Northern Ireland news

Charity watchdog questions £275,000 donation to ex-INLA prisoner group

The headquarters of the IRSP on the Falls Road were raided in April during searches linked to the INLA. Picture by Mal McCann
By Henry Vaughan, Press Association

THE charity watchdog is demanding an explanation from the Joseph Rowntree Charitable Trust over claims that it gave £275,000 to an organisation linked to the INLA.

The Quaker trust's website shows a grant of £149,915 to Teach Na Failte in November 2014 and another of £125,000 in March last year.

Teach Na Failte, which supports ex-INLA prisoners, shares its Falls Road offices with the headquarters of the Irish Republican Socialist Party (IRSP).

The INLA declared an end to its armed campaign in 2009 and began decommissioning its weapons.

However, a PSNI and MI5 assessment conducted for the Stormont Executive six years later said that the INLA's "structures remained in place and it continues to be heavily involved in extortion, paramilitary activity and intimidation against people involved in drug dealing in the community."

In April, the IRSP headquarters was searched as part of a major police operation involving 200 officers, along with the HMRC and National Crime Agency, aimed at disrupting criminal enterprises operating under the direction of the INLA.

Airey Neave's car after an INLA bomb exploded underneath it in 1979

The IRSP dismissed the raids as "political policing" and a "publicity stunt".

The Times reported that the Charity Commission is seeking a response from the Rowntree trust to the claims made in the paper.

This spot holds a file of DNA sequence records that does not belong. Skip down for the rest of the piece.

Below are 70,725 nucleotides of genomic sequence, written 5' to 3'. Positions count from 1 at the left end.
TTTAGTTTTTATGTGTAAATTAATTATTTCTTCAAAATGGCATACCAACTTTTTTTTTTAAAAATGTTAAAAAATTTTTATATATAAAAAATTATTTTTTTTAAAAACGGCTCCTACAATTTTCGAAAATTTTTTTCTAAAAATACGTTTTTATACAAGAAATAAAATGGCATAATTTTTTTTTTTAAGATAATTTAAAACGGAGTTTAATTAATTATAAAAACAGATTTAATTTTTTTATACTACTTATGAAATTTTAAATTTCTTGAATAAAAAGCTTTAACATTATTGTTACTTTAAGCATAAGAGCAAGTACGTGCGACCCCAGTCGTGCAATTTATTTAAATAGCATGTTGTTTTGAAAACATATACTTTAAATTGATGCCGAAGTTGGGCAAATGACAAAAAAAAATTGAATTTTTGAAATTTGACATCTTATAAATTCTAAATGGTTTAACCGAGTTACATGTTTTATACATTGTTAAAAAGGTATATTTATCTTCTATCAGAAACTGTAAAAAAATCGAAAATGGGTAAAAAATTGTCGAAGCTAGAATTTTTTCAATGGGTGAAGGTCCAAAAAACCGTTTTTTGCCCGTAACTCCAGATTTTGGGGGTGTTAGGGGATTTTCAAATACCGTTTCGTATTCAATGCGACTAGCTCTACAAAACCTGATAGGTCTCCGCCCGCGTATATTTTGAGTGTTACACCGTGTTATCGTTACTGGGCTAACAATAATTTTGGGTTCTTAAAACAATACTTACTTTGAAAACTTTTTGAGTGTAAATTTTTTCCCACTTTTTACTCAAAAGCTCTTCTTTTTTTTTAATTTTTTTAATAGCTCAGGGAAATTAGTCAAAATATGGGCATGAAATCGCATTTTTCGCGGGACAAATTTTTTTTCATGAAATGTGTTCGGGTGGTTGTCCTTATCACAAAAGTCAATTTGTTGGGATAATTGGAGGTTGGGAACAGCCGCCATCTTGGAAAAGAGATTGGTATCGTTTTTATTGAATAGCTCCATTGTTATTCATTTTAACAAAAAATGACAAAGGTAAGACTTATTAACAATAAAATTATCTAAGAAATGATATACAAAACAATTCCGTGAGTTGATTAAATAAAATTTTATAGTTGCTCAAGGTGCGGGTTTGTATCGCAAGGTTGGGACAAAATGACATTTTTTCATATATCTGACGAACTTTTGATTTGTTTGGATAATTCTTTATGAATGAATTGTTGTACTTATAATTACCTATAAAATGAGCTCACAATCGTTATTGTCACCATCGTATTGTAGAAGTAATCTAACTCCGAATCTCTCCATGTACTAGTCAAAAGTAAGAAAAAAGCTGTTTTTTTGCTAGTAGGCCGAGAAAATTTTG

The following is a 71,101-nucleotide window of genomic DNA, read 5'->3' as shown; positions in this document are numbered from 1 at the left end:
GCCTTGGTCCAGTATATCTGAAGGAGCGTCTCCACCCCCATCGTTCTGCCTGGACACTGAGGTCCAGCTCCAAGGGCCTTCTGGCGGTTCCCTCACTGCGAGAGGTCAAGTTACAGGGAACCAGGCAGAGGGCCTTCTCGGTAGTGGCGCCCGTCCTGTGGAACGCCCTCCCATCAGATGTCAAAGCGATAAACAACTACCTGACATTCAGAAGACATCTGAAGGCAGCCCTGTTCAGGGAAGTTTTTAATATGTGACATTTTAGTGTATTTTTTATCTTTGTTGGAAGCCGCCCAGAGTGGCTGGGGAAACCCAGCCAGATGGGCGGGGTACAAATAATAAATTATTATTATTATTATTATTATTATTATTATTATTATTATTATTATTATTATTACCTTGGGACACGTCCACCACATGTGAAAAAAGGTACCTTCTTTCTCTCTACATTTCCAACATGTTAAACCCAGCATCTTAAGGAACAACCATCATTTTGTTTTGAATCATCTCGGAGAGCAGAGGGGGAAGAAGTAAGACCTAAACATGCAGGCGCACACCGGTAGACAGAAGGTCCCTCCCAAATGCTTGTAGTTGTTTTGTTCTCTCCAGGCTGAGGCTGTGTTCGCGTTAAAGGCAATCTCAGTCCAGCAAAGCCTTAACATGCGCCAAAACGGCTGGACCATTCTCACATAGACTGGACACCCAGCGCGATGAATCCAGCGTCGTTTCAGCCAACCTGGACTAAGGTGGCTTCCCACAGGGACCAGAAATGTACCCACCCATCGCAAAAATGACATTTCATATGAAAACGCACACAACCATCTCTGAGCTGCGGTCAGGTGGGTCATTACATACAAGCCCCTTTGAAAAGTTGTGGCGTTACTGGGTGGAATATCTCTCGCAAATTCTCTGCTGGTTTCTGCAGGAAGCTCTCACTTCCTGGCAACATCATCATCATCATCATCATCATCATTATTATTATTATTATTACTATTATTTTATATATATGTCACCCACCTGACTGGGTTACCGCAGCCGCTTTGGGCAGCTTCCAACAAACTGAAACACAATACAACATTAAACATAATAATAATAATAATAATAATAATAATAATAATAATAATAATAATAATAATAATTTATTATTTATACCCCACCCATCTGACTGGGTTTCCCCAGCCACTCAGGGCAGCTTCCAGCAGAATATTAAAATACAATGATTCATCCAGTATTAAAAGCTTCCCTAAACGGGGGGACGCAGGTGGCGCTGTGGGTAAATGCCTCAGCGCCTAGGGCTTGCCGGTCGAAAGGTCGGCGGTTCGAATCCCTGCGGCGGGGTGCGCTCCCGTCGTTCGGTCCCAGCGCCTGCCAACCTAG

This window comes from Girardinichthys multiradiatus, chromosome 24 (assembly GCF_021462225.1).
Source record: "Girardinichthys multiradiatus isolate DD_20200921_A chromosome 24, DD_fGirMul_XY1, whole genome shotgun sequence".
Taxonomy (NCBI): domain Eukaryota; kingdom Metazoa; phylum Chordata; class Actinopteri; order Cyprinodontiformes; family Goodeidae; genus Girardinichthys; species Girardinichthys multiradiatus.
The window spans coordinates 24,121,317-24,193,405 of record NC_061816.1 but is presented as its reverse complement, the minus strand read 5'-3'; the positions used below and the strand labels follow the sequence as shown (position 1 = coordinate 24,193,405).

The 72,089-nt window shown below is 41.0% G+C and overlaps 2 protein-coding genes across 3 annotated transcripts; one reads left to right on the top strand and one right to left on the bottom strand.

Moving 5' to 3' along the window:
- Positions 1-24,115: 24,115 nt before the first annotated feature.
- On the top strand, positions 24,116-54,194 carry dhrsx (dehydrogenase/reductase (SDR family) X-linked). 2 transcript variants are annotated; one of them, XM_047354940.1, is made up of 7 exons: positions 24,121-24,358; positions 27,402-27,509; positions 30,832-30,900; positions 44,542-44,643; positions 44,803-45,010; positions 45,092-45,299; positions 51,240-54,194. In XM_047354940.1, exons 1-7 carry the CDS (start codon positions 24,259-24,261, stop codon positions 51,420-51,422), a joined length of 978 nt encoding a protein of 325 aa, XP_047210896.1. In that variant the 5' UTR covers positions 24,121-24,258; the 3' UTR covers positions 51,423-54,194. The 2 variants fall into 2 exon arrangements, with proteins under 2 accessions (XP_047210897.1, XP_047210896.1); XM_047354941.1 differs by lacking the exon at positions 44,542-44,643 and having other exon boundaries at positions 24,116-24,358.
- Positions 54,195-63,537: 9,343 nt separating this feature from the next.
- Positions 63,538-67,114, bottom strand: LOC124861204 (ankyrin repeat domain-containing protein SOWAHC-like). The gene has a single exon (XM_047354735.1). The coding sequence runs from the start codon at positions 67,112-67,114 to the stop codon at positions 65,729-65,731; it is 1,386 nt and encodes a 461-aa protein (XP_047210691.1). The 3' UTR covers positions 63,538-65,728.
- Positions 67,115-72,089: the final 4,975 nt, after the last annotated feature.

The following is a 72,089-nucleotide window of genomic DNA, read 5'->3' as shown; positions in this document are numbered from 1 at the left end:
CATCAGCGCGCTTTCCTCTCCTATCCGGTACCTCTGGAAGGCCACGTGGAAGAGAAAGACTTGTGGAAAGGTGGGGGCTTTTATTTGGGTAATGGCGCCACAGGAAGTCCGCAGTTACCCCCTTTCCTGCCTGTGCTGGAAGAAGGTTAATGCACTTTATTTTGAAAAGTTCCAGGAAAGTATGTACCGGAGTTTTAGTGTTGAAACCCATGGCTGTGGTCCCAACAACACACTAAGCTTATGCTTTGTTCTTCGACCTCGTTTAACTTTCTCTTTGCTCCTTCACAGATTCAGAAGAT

Michelle Russell, the commission's director of investigations and enforcement, said: "Charities should be able to explain and justify their funding decisions. We have asked the charity to do this."

The commission added that it would "not hesitate" to take action if needed.

The Joseph Rowntree Charitable Trust said it has worked to end violence in Northern Ireland for more than 40 years and funds groups "transitioning from violence in loyalist and republican communities".

The organisation insisted it "has no relationship with any armed groups or proscribed organisations, including the INLA".

A statement said: "Teach na Failte is recognised by HMRC as a charitable body. It provides a range of peace-building community initiatives including support for INLA ex-prisoners and their families.

"Teach na Failte has been a key player in the INLA ceasefire and decommissioning process.

"It has been recognised for its positive contribution to peacebuilding and the re-integration of former prisoners in Northern Ireland."

An INLA statue in Derry City Cemetery

The Trust said that the payments were for a 'Transition Initiative' project to support "peacebuilding, dialogue and conflict transformation strategies".

"We are content with the progress being made by the project which is subject to strict monitoring processes by the trust," it added.

The INLA, which formed in 1974, was responsible for some of the most high-profile killings of the Troubles.

In 1979, it killed Conservative MP and Northern Ireland spokesman Airey Neave with a bomb under his car in the House of Commons car park.

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